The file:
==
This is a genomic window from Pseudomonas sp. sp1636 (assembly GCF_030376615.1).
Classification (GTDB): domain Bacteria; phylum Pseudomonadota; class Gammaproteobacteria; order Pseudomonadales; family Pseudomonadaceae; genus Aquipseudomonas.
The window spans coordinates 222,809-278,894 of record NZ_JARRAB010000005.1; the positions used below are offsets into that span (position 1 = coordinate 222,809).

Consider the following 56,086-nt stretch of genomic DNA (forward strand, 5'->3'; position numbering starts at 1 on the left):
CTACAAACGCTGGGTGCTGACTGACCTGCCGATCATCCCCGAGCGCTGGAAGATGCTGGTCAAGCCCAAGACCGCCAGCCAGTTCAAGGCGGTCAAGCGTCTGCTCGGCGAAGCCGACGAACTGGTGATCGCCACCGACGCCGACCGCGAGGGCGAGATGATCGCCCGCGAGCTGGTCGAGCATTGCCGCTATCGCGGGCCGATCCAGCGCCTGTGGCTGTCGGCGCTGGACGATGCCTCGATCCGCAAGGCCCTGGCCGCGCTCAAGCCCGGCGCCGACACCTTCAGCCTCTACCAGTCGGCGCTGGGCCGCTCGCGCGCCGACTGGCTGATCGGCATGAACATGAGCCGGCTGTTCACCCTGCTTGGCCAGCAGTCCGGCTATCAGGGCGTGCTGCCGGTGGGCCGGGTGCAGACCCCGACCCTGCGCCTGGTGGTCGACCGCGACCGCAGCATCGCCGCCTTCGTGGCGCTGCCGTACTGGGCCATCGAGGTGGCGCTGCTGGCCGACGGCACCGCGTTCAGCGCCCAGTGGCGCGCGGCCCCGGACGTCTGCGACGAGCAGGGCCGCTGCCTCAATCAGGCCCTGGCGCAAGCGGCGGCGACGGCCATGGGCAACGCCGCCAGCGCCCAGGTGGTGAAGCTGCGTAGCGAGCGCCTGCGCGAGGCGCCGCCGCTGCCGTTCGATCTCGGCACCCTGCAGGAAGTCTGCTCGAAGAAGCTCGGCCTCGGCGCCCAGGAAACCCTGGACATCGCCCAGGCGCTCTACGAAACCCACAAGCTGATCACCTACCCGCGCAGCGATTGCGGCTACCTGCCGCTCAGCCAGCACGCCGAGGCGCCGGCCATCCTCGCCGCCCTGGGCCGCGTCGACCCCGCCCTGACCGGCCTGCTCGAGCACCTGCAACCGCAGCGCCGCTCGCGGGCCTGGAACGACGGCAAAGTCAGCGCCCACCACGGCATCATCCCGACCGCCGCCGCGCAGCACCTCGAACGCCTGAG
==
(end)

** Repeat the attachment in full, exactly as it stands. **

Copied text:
This is a genomic window from Pseudomonas sp. sp1636 (assembly GCF_030376615.1).
Classification (GTDB): domain Bacteria; phylum Pseudomonadota; class Gammaproteobacteria; order Pseudomonadales; family Pseudomonadaceae; genus Aquipseudomonas.
The window spans coordinates 222,809-278,894 of record NZ_JARRAB010000005.1; the positions used below are offsets into that span (position 1 = coordinate 222,809).

Consider the following 56,086-nt stretch of genomic DNA (forward strand, 5'->3'; position numbering starts at 1 on the left):
CTACAAACGCTGGGTGCTGACTGACCTGCCGATCATCCCCGAGCGCTGGAAGATGCTGGTCAAGCCCAAGACCGCCAGCCAGTTCAAGGCGGTCAAGCGTCTGCTCGGCGAAGCCGACGAACTGGTGATCGCCACCGACGCCGACCGCGAGGGCGAGATGATCGCCCGCGAGCTGGTCGAGCATTGCCGCTATCGCGGGCCGATCCAGCGCCTGTGGCTGTCGGCGCTGGACGATGCCTCGATCCGCAAGGCCCTGGCCGCGCTCAAGCCCGGCGCCGACACCTTCAGCCTCTACCAGTCGGCGCTGGGCCGCTCGCGCGCCGACTGGCTGATCGGCATGAACATGAGCCGGCTGTTCACCCTGCTTGGCCAGCAGTCCGGCTATCAGGGCGTGCTGCCGGTGGGCCGGGTGCAGACCCCGACCCTGCGCCTGGTGGTCGACCGCGACCGCAGCATCGCCGCCTTCGTGGCGCTGCCGTACTGGGCCATCGAGGTGGCGCTGCTGGCCGACGGCACCGCGTTCAGCGCCCAGTGGCGCGCGGCCCCGGACGTCTGCGACGAGCAGGGCCGCTGCCTCAATCAGGCCCTGGCGCAAGCGGCGGCGACGGCCATGGGCAACGCCGCCAGCGCCCAGGTGGTGAAGCTGCGTAGCGAGCGCCTGCGCGAGGCGCCGCCGCTGCCGTTCGATCTCGGCACCCTGCAGGAAGTCTGCTCGAAGAAGCTCGGCCTCGGCGCCCAGGAAACCCTGGACATCGCCCAGGCGCTCTACGAAACCCACAAGCTGATCACCTACCCGCGCAGCGATTGCGGCTACCTGCCGCTCAGCCAGCACGCCGAGGCGCCGGCCATCCTCGCCGCCCTGGGCCGCGTCGACCCCGCCCTGACCGGCCTGCTCGAGCACCTGCAACCGCAGCGCCGCTCGCGGGCCTGGAACGACGGCAAAGTCAGCGCCCACCACGGCATCATCCCGACCGCCGCCGCGCAGCACCTCGAACGCCTGAG